We Americans love our heroes. We love building them up, idolizing them and worshipping them almost to a fault. But more than that, we love tearing them down. You can go high, but only so high or we’ll pull you back and remind you that you are at our (or social media’s) mercy.
Uber, the darling of taxi riders everywhere, entered the freight world over a year ago launching speculation whether the tech company could replicate their success in the taxi industry. While Uber has been quiet about their plans, other tech firms have attempted to mimic the idea of uniting purchasers and suppliers through smartphone apps. Some of these companies have gained traction in the market while others have followed a different path. But the bottom line is more drivers have more apps on their phones and tablets.
Uber’s success in the taxi industry was the result of superior technology, but they also added unregulated capacity into a heavily regulated market. Trucking is already unregulated and Uber has no assets. Now what does this mean to the traditional freight broker? Is Uber just a broker with better technology? Many brokers feel they have been offering technology and systems to augment their personal relationships for years. “The purpose of (a technology) platform is to eliminate waste,” said Andrew “Drew” McElroy, CEO and co-founder of Transfix, which has distributed its app to 25,000 drivers and handled 20,000 truckload shipments last year. “We’re trying to aggregate this capacity and provide them with tools,” especially for reducing deadhead, or empty miles. “When you apply technology to scale, you create a virtuous cycle,” McElroy said.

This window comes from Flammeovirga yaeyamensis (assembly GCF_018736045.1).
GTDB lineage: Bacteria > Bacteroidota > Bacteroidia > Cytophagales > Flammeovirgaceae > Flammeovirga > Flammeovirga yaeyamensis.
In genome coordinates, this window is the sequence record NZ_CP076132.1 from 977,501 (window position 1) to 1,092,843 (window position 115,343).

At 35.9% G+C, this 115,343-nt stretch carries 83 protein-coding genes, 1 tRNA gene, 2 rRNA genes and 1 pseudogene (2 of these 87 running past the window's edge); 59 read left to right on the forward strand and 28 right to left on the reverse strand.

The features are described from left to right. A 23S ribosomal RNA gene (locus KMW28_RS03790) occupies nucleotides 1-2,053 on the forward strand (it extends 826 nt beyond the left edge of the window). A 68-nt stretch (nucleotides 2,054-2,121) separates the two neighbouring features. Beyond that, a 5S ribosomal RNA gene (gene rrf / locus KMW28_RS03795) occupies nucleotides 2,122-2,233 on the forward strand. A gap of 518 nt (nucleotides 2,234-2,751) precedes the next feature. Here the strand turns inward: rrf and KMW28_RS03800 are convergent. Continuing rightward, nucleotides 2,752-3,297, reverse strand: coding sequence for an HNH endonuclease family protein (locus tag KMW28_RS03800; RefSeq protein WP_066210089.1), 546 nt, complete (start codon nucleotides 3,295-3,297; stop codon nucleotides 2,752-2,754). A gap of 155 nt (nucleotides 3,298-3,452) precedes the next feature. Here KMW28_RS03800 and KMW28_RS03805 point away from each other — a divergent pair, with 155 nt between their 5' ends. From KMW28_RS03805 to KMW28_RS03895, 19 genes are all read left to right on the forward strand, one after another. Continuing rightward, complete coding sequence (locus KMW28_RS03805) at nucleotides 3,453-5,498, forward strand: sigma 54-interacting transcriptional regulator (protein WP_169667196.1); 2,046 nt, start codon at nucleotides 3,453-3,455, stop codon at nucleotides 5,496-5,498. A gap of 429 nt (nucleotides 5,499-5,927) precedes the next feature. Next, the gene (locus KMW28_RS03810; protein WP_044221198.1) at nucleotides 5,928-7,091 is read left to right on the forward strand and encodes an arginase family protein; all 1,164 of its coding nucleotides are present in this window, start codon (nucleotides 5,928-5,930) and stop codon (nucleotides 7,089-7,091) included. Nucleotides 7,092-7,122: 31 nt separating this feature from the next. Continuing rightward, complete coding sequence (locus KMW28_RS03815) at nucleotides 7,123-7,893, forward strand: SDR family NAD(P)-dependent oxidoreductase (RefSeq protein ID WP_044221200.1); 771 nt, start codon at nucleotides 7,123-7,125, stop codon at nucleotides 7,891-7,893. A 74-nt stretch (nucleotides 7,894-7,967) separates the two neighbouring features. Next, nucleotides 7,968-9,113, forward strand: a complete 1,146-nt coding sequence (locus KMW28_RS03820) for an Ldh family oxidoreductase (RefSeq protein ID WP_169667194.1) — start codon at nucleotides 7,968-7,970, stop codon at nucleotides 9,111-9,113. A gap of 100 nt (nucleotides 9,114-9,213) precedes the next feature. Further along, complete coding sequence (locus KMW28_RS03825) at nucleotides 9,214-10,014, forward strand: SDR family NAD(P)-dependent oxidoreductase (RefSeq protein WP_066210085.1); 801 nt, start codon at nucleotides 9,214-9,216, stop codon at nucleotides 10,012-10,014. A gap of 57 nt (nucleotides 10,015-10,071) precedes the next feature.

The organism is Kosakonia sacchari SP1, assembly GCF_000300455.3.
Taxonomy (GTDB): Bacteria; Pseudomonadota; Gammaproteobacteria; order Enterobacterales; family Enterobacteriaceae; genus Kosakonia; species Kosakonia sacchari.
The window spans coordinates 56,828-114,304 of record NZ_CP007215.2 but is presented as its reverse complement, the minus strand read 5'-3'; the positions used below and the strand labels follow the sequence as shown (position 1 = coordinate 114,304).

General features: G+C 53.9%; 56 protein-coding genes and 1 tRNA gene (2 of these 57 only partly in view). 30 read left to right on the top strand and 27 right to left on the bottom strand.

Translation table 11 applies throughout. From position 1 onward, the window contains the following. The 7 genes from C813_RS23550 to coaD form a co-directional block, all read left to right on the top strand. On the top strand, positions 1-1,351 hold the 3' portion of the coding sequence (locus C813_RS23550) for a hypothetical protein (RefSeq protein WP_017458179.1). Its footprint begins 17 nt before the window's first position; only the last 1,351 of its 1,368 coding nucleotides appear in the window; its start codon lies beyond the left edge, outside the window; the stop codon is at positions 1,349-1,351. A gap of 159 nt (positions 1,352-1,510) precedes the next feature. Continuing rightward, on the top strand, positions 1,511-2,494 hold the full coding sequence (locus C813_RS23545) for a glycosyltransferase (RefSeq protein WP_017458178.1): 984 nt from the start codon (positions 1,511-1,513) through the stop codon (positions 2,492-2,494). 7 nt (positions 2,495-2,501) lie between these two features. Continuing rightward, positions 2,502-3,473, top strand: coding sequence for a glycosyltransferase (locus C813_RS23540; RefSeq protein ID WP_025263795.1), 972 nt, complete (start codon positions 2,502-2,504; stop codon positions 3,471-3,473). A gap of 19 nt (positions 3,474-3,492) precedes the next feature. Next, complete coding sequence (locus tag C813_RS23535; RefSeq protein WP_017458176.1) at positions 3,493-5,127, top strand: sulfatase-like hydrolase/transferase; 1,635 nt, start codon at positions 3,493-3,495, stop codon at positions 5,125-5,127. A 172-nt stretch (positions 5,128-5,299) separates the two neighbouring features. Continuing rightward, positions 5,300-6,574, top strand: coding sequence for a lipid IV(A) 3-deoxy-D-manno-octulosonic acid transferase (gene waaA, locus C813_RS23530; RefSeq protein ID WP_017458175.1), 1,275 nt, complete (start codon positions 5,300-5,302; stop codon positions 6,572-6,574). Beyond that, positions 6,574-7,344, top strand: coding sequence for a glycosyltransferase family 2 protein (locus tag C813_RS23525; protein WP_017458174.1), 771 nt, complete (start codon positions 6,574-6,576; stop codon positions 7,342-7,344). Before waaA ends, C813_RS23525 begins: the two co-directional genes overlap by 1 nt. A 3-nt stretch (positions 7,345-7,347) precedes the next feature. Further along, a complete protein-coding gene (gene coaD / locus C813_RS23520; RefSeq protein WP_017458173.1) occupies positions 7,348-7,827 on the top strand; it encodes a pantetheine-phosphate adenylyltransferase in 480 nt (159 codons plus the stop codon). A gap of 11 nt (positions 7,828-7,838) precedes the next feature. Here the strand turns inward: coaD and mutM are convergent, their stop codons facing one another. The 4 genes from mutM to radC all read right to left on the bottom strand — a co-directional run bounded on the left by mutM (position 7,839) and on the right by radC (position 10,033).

While everyone has been watching Uber, no one has noticed that another 800 pound gorilla has been getting ready to launch. Amazon has been in the process of launching initiatives that will disrupt the transportation industry by eliminating the middle man (3PL’s).
Now 3PLs are actually quite cost effective, even non-asset based ones. Aggressive pricing can be locked in based on the amount of volume a 3PL can acquire. Carriers would much rather be guaranteed a larger number of shipments from a 3PL than one or two shipments thrown to them sporadically. Having a steady stream of shipments keeps their trucks running so it makes sense for them to negotiate better pricing with a 3PL to ensure those loads are theirs. If Uber Freight functions anything like their ride-sharing service does, they will likely charge a surge fee at their discretion. It also seems reasonable to assume that a hands-off approach to pricing via an app in a dynamic marketplace won’t get you the best deals if you have multiple loads to ship. So long story short, it’s expected that long term and volume freight likely won’t be affected by Amazon and Uber, but they will probably take spot market freight that does not require any type of white glove service away from brokers and 3PLs.
Technology continues to surpass our expectations on a regular basis, but not every element of a complicated supply chain can be accounted for in an app – at least not in the near future. Getting a person from point A to point B is a much simpler process than moving freight, therefore the things that a human broker handles are vital in smoothing out difficulties that can, and often do, occur along the way. At this early of a stage in their development, it is hard to imagine how services such as Amazon and Uber, that seek to cut out critical processes, will actually provide value in the end beyond giving you a price and a truck at your door. So, can Uber be over before it even begins?